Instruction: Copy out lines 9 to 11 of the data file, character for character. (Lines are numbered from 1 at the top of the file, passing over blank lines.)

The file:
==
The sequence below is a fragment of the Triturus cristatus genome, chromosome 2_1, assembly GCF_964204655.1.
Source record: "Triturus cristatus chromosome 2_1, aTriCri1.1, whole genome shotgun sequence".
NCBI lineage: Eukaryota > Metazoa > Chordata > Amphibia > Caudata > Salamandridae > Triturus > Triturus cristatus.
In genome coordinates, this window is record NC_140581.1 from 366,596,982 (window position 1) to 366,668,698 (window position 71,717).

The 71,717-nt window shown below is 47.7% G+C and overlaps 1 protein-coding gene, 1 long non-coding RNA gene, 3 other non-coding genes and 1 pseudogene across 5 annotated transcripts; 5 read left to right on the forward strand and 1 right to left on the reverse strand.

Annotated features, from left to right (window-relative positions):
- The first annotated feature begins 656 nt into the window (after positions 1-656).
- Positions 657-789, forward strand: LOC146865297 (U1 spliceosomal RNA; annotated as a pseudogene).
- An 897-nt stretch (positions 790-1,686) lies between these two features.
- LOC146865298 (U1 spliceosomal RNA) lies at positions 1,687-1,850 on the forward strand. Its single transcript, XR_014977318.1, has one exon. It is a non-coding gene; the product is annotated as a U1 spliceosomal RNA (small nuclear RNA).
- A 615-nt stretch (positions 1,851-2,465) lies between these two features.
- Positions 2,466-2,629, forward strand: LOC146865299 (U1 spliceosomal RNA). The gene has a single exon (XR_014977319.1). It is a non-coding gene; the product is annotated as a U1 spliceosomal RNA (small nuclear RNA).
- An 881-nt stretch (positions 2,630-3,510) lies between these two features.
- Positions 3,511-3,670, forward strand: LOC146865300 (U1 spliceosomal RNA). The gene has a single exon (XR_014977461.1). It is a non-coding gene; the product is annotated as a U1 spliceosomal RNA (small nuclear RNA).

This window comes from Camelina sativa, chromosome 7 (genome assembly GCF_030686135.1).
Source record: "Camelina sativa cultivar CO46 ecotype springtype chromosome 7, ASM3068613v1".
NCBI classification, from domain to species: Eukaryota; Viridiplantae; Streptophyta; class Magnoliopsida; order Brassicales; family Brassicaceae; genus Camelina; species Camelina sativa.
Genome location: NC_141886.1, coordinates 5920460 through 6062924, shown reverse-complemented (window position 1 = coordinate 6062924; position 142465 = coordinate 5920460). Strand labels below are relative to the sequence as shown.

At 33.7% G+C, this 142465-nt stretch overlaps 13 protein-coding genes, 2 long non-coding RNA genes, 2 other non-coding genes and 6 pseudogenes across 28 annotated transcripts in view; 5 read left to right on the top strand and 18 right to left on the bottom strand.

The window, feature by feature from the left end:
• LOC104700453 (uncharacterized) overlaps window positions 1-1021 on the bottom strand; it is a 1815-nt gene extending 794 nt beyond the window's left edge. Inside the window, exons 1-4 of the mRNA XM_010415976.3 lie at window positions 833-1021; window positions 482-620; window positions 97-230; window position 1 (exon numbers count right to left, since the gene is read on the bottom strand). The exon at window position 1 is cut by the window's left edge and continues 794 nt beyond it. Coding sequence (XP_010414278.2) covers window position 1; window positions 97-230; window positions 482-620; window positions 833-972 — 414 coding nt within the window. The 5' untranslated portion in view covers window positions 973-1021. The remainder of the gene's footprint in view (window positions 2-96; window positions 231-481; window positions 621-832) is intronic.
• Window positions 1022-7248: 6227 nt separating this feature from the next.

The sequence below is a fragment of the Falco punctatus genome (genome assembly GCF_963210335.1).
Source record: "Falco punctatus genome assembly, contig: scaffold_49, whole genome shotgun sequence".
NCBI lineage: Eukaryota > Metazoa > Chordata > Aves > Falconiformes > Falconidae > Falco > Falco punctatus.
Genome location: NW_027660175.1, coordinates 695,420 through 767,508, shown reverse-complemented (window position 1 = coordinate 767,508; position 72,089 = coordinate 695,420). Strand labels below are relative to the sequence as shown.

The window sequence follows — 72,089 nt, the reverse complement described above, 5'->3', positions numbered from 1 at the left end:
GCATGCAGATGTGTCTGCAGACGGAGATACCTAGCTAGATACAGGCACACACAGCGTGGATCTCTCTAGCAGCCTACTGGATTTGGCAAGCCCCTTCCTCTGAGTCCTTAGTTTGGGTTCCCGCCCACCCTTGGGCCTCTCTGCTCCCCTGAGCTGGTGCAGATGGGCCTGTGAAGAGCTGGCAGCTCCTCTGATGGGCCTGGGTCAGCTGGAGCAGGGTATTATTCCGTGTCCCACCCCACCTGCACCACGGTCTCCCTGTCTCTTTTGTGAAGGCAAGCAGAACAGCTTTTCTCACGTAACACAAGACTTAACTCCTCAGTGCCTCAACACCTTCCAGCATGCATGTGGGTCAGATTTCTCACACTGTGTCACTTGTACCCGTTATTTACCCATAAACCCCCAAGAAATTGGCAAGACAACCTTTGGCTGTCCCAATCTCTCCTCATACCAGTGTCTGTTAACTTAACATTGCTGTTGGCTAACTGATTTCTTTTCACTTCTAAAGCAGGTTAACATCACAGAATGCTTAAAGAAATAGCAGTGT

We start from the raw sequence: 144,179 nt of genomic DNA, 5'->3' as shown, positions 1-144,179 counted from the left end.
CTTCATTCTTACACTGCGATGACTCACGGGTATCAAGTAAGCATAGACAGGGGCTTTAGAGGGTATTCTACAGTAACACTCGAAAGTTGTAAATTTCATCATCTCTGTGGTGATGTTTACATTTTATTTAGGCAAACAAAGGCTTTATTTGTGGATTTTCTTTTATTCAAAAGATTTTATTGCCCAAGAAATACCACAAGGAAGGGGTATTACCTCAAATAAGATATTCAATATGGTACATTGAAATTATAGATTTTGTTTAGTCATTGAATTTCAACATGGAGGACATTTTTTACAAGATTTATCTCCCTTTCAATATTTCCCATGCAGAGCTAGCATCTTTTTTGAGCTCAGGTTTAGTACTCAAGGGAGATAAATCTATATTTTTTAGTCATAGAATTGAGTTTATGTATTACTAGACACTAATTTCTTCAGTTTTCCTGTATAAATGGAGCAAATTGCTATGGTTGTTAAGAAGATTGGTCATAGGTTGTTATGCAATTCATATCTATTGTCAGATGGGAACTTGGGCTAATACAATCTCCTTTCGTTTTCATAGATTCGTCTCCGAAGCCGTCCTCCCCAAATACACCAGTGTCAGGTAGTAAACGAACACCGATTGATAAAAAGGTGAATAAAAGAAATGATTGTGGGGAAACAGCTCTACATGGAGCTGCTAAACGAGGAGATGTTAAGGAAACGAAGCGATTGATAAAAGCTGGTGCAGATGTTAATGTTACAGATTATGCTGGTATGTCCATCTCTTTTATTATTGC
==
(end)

- An 897-nt stretch (positions 790-1,686) lies between these two features.
- LOC146865298 (U1 spliceosomal RNA) lies at positions 1,687-1,850 on the forward strand. Its single transcript, XR_014977318.1, has one exon. It is a non-coding gene; the product is annotated as a U1 spliceosomal RNA (small nuclear RNA).
- A 615-nt stretch (positions 1,851-2,465) lies between these two features.